A Sketch Of German Philosophy -- By: Henry B. Smith
BSac 2:6 (May 1845) p. 260
A Sketch Of German Philosophy
[The following Article is rather a paraphrase than a translation of the original. Much matter also from other sources which seemed necessary to the elucidation of some of the positions has been incorporated into it. The paragraphs upon some of the re-
BSac 2:6 (May 1845) p. 261
sults of the Hegelian system, and a general statement of Schelling’s new scheme, were condensed from an essay by professor Bachmann of Jena in the “Allgemeine Literatur- Zeitung” of that university for the month of December, 1843. The chief addition, however, is an analysis or summary of Hegel’s System from the German Conversations-Lexikon” which occupies several pages, and is a free and full paraphrase of the original. A literal rendering, word for word, of a mere abstract of an abstruse German system could only mislead the reader, and give a most unfair view of the system itself.
The present Article does not pretend to be anything more than a very general and cursory view of the subject. The title of the original was “New Schellingism,” and the body of it will be found to refer to the old and the new schemes of this philosopher. In connection with this it gives a sketch of the leading opinions of the other philosophers, and of the course of philosophical inquiry in Germany. Upon, the whole it is perhaps as clear an account as can be found within the same compass. It is chiefly open to objection in its depreciation of Schelling, and the correctness of the author’s statement of all of Schelling’s views, especially of his later system, would be questioned by the adherents of this remarkable man.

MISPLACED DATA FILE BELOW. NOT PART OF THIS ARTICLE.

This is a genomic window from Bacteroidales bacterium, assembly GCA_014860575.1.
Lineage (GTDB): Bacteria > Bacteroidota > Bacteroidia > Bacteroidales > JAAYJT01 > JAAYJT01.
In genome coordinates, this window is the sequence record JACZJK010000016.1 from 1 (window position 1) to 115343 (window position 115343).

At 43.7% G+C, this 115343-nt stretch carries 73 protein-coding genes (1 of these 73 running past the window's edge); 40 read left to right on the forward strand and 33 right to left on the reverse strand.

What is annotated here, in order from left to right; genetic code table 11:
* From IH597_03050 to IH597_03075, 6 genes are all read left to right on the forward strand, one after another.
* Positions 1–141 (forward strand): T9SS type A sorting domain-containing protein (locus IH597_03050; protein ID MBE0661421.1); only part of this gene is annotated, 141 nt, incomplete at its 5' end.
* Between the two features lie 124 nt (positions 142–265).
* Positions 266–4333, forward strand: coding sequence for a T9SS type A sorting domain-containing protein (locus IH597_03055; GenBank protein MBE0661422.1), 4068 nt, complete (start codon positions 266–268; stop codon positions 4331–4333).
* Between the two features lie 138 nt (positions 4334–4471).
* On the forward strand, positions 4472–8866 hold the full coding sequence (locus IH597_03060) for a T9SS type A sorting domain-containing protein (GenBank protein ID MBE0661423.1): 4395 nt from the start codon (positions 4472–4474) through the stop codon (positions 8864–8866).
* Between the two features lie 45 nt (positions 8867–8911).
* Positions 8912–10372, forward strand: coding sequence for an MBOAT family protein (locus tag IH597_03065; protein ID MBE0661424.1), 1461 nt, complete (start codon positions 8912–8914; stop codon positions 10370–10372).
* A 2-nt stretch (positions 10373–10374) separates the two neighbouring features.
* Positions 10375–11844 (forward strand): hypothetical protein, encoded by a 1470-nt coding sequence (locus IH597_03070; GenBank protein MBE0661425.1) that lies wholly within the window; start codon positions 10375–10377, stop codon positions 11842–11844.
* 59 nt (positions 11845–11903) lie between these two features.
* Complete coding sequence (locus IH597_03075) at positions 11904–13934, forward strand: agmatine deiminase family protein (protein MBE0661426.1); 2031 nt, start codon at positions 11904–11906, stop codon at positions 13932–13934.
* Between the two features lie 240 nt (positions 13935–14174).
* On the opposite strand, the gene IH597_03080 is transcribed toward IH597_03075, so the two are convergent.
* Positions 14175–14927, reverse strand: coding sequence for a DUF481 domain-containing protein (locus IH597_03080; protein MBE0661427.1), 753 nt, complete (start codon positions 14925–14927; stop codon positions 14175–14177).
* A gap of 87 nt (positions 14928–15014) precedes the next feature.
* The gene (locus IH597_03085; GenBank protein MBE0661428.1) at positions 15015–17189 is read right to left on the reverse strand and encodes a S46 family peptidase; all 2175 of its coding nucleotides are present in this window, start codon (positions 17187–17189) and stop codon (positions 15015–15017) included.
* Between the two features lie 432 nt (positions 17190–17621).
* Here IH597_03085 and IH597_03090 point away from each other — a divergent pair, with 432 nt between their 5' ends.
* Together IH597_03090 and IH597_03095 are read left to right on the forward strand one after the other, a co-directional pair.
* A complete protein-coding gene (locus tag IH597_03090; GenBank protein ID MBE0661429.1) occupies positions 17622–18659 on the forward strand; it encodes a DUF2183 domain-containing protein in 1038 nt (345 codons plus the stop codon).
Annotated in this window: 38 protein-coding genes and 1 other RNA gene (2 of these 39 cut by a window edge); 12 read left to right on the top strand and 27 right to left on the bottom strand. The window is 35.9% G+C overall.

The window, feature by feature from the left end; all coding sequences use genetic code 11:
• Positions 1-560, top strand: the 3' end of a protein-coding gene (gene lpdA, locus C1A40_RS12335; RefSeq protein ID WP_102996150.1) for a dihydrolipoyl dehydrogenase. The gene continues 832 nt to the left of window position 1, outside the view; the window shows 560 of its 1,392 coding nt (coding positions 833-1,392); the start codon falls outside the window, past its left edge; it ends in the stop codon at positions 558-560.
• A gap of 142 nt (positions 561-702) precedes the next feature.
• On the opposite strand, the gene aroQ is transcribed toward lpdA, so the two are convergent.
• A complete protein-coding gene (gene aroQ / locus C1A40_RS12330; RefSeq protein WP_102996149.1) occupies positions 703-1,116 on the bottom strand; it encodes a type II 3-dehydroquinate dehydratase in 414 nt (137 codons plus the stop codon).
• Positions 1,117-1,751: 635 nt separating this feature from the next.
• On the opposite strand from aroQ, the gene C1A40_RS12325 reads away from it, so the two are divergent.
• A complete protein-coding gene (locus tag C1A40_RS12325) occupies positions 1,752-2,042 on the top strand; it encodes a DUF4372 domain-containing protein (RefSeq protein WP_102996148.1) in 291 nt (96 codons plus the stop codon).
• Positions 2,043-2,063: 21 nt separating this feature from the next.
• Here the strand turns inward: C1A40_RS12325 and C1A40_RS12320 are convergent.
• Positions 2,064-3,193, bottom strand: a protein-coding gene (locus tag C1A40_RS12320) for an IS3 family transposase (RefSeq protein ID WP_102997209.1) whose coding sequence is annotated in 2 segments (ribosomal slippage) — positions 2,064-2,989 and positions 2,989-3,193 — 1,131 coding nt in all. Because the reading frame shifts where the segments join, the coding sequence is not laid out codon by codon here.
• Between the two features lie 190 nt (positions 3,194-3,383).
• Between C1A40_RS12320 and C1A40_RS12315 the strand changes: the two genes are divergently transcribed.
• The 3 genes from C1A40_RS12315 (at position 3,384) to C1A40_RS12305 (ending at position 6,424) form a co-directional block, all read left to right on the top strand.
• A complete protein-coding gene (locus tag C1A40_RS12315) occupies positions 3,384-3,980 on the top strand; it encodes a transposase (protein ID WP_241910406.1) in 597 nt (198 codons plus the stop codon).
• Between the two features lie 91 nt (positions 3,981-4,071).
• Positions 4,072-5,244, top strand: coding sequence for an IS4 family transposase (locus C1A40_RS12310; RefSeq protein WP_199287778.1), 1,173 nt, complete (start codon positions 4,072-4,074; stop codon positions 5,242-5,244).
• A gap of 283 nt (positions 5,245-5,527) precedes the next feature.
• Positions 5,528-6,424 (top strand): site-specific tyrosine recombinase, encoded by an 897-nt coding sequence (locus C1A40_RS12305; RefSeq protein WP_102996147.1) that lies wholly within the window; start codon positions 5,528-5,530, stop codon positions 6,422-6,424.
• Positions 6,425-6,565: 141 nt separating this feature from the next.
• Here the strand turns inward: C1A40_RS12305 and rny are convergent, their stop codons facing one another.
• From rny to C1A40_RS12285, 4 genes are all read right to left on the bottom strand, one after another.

Many are asking, what is German Philosophy? And it is easier to ask the question than to answer it. Some seem to imagine it a mere mass of fantastic conceits—and call it mysticism. But a German smiles when he hears the clear-headed Kant called a mystic. Others seem to think it a certain something whose only possible use is to raise a broad laugh on the faces of all sensible men, women and children—a farrago of words and nonsense. A few it may be are looking to German speculations as the means of giving them a higher and more comprehensive system than they have been able elsewhere to find; of solving some of the questions and problems which are forcing themselves upon their minds. Many, the most, regard it with unmingled aversion and distrust. Perhaps it may be found upon a closer examination of the subject that none of these parties and opinions are wholly correct. It may be that German philosophy and mysticism are two entirely distinct things. It may be that there are some things in the German schemes which are intelligible; that though he may be a bold man who wou...
Click here to subscribe